RCSEd Endorses ASH and UKCTAS Budget Submission Recommendations
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Today (23 February) President of The Royal College of Surgeons of Edinburgh, Mr Michael Lavelle-Jones, wrote to the Chancellor of the Exchequer to support the joint budget submission made by Action on Smoking and Health (ASH) and the UK Centre for Tobacco & Alcohol Studies (UKCTAS).
On the submission, Mr Lavelle-Jones said: "In addition to the general health risks associated with smoking, research has shown that smokers are also more likely to suffer complications during and following surgery. Therefore, it is clear that bold and decisive action be taken to tackle smoking rates. As such, we fully endorse the recommendations made by ASH and UKCTAS”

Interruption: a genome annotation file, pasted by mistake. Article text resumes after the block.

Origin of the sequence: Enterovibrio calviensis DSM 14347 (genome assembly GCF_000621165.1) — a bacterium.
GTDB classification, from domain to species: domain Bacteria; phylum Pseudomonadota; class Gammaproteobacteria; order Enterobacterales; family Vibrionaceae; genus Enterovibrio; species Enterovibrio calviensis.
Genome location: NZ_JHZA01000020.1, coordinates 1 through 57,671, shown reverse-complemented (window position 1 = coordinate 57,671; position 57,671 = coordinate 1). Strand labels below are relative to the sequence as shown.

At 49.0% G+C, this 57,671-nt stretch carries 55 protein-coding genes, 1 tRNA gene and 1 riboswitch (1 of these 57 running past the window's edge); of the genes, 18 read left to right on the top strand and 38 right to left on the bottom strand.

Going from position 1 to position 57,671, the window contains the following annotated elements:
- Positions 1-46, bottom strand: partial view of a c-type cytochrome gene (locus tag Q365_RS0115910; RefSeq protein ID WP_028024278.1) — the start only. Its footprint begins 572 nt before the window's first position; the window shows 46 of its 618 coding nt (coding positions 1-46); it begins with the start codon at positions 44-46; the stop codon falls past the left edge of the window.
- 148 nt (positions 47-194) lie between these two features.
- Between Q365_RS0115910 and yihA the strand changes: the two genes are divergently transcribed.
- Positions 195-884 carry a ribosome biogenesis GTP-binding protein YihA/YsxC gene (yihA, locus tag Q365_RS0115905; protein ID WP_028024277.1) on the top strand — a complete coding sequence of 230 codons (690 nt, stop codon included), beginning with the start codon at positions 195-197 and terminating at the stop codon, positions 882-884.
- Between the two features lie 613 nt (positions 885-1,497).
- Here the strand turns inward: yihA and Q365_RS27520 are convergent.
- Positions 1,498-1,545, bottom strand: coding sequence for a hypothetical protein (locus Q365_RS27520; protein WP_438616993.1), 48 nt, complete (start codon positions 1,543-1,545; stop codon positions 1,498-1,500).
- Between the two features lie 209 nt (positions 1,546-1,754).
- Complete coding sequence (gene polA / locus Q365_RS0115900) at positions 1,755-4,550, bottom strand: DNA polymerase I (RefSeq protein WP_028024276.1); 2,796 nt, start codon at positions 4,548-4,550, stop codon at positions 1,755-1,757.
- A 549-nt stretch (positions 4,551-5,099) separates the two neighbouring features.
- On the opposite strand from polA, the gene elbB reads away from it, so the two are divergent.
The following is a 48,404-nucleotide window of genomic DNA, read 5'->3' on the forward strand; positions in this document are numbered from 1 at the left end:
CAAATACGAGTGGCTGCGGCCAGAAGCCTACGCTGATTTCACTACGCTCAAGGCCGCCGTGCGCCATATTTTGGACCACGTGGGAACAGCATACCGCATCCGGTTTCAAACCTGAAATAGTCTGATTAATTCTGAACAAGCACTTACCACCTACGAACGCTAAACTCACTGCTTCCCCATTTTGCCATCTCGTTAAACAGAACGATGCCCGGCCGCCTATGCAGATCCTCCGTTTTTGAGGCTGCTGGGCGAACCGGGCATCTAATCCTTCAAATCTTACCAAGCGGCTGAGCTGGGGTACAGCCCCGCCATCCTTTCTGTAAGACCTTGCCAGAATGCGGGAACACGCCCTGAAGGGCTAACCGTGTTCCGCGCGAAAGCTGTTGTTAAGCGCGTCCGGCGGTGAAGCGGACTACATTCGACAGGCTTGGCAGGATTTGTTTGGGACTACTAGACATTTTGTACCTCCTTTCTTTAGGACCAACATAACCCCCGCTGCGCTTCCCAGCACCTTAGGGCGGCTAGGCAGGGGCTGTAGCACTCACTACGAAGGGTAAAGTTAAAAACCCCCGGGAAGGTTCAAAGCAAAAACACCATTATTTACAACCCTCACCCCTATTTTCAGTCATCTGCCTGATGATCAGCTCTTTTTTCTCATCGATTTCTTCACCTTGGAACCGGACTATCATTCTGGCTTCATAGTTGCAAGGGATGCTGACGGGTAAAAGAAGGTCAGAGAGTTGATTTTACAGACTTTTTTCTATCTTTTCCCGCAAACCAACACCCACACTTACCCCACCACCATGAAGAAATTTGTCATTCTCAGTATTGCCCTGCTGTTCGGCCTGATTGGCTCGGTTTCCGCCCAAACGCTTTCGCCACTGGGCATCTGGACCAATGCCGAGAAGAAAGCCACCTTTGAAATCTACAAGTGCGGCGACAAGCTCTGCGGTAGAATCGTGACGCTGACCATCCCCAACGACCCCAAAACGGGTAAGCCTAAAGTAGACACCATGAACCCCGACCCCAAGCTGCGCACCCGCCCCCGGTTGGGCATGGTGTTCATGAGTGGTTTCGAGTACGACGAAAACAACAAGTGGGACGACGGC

RCSEd took the decision to support these recommendations as there is strong evidence that smokers who undergo surgery:
- have a higher risk of lung and heart complications
- have higher risk of post-operative infection
- have impaired wound healing
- are more likely to be admitted to an intensive care unit
- have an increased risk of dying in hospital
- are at higher risk of readmission
- remain in hospital longer.
As a result, the health problems associated with smoking have been estimated to cost the NHS around £2.7 billion every year while other estimates have put the cost as high as £5.2 billion. This does not include the cost of work days lost, sickness benefits and other indirect costs.
It has been estimated that, in London alone, savings of around £2,650,000 a year could be made if between 8% and 17% of smokers quit before having surgery. The Welsh government has estimated that supporting smokers to quit before having surgery smokers could save as much as £2.3 million more every year. These savings are derived from “bed days” saved and the reduced cost of treating post-operative complications.
For further information or to view the recommendations click here.
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